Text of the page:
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QUESTION: Are antidepressants effective for treating depression in people with schizophrenia?
Systematic review with meta-analysis.
ClinPsych, the Cochrane Library, the Cochrane Schizophrenia Group’s Register of Trials, EMBASE and Medline were searched in December 2000; reference lists were hand searched. Drug companies and authors of reports published in the last 10 years were contacted.
Eligible studies were randomised controlled trials comparing antidepressants versus placebo in people with schizophrenia or schizoaffective disorder, and a depressive episode. Studies that permitted concurrent medication with antipsychotics or anticholinergics were eligible.
Data were extracted on sample size, study design, participant characteristics, interventions and outcomes. The main outcome measures were recovery from depression (as defined by the primary studies), and the Hamilton depression rating scale.
11 studies met the inclusion criteria. The studies were of generally poor quality and were small. Only some studies were suitable for meta-analysis. Meta-analysis of the 5 suitable trials showed that antidepressants significantly increased recovery from depression compared with placebo (absolute risk difference in favour of antidepressants 26%, 95% CI 10% to 42%; NNT 4, 95% CI 3 to 9). However, meta-analysis of the 6 studies reporting scores on the Hamilton depression rating scale found no significant difference between groups (standardised mean difference –0.27, 95% CI –0.7 to +0.2).
The meta-analysis found weak evidence to support a benefit of antidepressants in schizophrenia. However, this conclusion may be limited by publication bias and larger, more robust studies are needed.
Depression in schizophrenia is a common problem and is associated with a suicide rate of 10–15%. Earlier reviews have found antidepressant treatment beneficial in select patient groups.1–3 Levinson1 concluded that antidepressants are beneficial for treatment of depression in people with schizophrenia who are stable with respect to psychotic symptoms, whereas antipsychotics were more effective in people with acute psychosis.
The systematic review by Whitehead et al investigated the benefit of antidepressant medication in people with schizophrenia and comorbid depression. Strengths of this review include descriptions of the studies used for analysis with calculations of risk difference or effect sizes for each study. However, as the original trials were of limited quality in terms of size, heterogeneity, or did not report data, meta-analysis could only be performed on subsets of trials.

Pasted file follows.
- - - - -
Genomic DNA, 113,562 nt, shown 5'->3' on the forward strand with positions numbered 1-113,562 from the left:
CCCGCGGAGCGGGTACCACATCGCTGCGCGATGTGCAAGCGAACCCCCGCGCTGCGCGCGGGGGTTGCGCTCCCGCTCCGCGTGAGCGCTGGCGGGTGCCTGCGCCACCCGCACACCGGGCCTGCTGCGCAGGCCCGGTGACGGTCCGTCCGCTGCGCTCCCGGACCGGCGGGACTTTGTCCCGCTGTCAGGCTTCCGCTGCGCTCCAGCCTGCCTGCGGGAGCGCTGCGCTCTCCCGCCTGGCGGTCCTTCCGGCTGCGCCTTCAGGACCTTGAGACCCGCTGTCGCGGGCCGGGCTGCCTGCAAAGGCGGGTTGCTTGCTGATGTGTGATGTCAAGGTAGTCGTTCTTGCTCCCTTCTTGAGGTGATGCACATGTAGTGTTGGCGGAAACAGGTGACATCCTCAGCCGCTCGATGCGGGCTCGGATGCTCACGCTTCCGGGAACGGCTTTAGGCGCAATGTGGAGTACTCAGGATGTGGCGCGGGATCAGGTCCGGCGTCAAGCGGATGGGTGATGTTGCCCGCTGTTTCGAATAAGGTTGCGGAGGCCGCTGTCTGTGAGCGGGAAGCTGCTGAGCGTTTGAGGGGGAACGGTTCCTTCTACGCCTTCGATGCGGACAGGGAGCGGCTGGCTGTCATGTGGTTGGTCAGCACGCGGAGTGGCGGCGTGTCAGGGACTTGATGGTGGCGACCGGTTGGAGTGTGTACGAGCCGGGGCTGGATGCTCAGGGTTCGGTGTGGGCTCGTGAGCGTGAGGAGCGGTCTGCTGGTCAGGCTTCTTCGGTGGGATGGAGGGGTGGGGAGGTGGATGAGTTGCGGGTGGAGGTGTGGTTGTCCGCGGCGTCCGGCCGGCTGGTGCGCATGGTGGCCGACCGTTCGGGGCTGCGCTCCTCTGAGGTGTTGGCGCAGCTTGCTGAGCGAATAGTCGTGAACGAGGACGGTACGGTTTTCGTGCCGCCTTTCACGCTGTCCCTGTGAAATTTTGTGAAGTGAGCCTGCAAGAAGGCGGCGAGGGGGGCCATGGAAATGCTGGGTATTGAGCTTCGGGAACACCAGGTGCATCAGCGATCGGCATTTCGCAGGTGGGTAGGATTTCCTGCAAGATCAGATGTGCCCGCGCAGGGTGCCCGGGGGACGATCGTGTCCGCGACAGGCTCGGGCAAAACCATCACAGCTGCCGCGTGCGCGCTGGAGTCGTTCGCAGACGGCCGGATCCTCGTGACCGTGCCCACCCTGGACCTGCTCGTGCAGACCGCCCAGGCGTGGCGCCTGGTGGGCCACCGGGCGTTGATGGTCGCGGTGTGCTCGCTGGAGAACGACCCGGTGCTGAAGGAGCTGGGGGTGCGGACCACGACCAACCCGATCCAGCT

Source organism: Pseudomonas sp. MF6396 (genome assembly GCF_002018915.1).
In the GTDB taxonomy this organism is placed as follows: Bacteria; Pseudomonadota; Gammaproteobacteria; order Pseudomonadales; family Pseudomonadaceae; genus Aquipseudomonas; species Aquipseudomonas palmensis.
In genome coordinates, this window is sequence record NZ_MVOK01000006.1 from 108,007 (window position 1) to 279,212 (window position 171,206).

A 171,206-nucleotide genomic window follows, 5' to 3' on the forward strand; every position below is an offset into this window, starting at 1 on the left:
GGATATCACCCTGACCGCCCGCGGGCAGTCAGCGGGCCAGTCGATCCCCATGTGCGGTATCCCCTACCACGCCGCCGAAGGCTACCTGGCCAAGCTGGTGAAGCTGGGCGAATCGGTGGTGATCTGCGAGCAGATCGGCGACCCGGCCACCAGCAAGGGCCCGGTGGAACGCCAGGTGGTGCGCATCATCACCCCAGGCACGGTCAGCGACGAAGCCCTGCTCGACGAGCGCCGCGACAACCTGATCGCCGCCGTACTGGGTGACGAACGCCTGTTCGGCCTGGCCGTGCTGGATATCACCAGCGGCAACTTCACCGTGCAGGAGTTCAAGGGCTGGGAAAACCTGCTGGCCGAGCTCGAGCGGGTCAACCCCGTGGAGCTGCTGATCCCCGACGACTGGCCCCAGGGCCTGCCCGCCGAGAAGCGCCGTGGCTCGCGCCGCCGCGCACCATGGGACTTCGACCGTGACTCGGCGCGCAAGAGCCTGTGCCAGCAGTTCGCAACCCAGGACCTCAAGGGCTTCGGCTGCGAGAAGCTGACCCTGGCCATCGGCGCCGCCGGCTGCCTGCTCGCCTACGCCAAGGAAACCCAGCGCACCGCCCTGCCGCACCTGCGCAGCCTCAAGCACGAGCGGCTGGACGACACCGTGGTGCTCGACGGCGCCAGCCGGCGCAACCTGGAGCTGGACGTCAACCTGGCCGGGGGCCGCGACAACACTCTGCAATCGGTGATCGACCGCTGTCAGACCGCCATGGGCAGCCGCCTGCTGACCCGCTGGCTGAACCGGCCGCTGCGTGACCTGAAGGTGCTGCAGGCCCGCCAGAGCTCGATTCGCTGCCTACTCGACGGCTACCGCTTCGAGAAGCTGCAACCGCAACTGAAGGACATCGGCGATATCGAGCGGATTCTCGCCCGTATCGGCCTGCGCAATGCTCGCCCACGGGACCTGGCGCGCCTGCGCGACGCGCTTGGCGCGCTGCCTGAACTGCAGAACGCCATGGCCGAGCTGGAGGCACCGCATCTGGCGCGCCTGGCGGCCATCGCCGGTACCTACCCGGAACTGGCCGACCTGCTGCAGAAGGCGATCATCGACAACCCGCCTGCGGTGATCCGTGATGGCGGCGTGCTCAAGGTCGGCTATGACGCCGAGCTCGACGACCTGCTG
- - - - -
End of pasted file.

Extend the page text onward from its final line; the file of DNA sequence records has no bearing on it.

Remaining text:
Although the systematic review included studies in people with different stages of schizophrenia, the small number of studies did not allow the use of antidepressants during different stages of schizophrenia to be assessed. Similarly, effects of typical and atypical medications could not be evaluated. This is of interest, since atypical antipsychotics appear more beneficial in improvement of anxiety and depression in people with schizophrenia.4 Most studies employed tricyclic antidepressants not considered first line at the present time, limiting relevance to practice today. Due to more selective effects on neurotransmitters, superior tolerability and safety, newer generation antidepressants may yield beneficial effects that were not found with the older medications.
This systematic review concludes that there is weak evidence for the effectiveness of antidepressant medication in people with schizophrenia and depression, however the literature reviewed was of such limited quality that positive results might be explained by publication bias.
Sources of funding: Supported by the Clinical Effectiveness Support Unit of the Welsh Office.
Correspondence to: Professor Glyn Lewis, University of Bristol, Cotham House, Cotham Hill, Bristol, BS6 6JL
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